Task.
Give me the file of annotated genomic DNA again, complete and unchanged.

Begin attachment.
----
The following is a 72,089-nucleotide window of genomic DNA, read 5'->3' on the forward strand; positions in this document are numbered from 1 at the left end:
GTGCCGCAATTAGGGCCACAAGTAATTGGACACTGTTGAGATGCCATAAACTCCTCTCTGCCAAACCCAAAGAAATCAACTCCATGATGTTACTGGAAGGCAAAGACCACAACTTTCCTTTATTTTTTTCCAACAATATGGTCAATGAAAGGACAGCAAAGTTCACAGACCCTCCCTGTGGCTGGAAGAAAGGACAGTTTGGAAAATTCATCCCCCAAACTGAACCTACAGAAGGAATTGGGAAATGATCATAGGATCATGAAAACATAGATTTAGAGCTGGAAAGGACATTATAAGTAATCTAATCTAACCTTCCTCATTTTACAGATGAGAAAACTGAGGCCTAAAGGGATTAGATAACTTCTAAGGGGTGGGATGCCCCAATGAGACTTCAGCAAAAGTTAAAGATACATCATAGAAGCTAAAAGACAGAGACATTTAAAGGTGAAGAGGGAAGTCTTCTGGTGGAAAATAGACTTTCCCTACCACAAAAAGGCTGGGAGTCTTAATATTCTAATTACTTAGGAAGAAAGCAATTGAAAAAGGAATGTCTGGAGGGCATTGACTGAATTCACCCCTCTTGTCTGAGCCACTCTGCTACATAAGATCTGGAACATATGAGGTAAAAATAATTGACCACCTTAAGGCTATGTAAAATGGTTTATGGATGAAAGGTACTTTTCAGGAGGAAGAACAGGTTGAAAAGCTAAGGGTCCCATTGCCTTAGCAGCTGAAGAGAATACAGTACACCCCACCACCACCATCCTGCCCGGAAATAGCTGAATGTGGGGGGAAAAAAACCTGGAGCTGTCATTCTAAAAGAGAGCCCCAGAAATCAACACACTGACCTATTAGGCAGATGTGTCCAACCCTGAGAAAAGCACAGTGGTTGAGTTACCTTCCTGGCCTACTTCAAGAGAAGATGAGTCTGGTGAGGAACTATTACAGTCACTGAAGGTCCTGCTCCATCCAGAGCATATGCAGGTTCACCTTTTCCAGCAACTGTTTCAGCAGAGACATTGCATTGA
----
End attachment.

The following is a 72,089-nucleotide window of genomic DNA, read 5'->3' on the forward strand; positions in this document are numbered from 1 at the left end:
GTGCCGCAATTAGGGCCACAAGTAATTGGACACTGTTGAGATGCCATAAACTCCTCTCTGCCAAACCCAAAGAAATCAACTCCATGATGTTACTGGAAGGCAAAGACCACAACTTTCCTTTATTTTTTTCCAACAATATGGTCAATGAAAGGACAGCAAAGTTCACAGACCCTCCCTGTGGCTGGAAGAAAGGACAGTTTGGAAAATTCATCCCCCAAACTGAACCTACAGAAGGAATTGGGAAATGATCATAGGATCATGAAAACATAGATTTAGAGCTGGAAAGGACATTATAAGTAATCTAATCTAACCTTCCTCATTTTACAGATGAGAAAACTGAGGCCTAAAGGGATTAGATAACTTCTAAGGGGTGGGATGCCCCAATGAGACTTCAGCAAAAGTTAAAGATACATCATAGAAGCTAAAAGACAGAGACATTTAAAGGTGAAGAGGGAAGTCTTCTGGTGGAAAATAGACTTTCCCTACCACAAAAAGGCTGGGAGTCTTAATATTCTAATTACTTAGGAAGAAAGCAATTGAAAAAGGAATGTCTGGAGGGCATTGACTGAATTCACCCCTCTTGTCTGAGCCACTCTGCTACATAAGATCTGGAACATATGAGGTAAAAATAATTGACCACCTTAAGGCTATGTAAAATGGTTTATGGATGAAAGGTACTTTTCAGGAGGAAGAACAGGTTGAAAAGCTAAGGGTCCCATTGCCTTAGCAGCTGAAGAGAATACAGTACACCCCACCACCACCATCCTGCCCGGAAATAGCTGAATGTGGGGGGAAAAAAACCTGGAGCTGTCATTCTAAAAGAGAGCCCCAGAAATCAACACACTGACCTATTAGGCAGATGTGTCCAACCCTGAGAAAAGCACAGTGGTTGAGTTACCTTCCTGGCCTACTTCAAGAGAAGATGAGTCTGGTGAGGAACTATTACAGTCACTGAAGGTCCTGCTCCATCCAGAGCATATGCAGGTTCACCTTTTCCAGCAACTGTTTCAGCAGAGACATTGCATTGA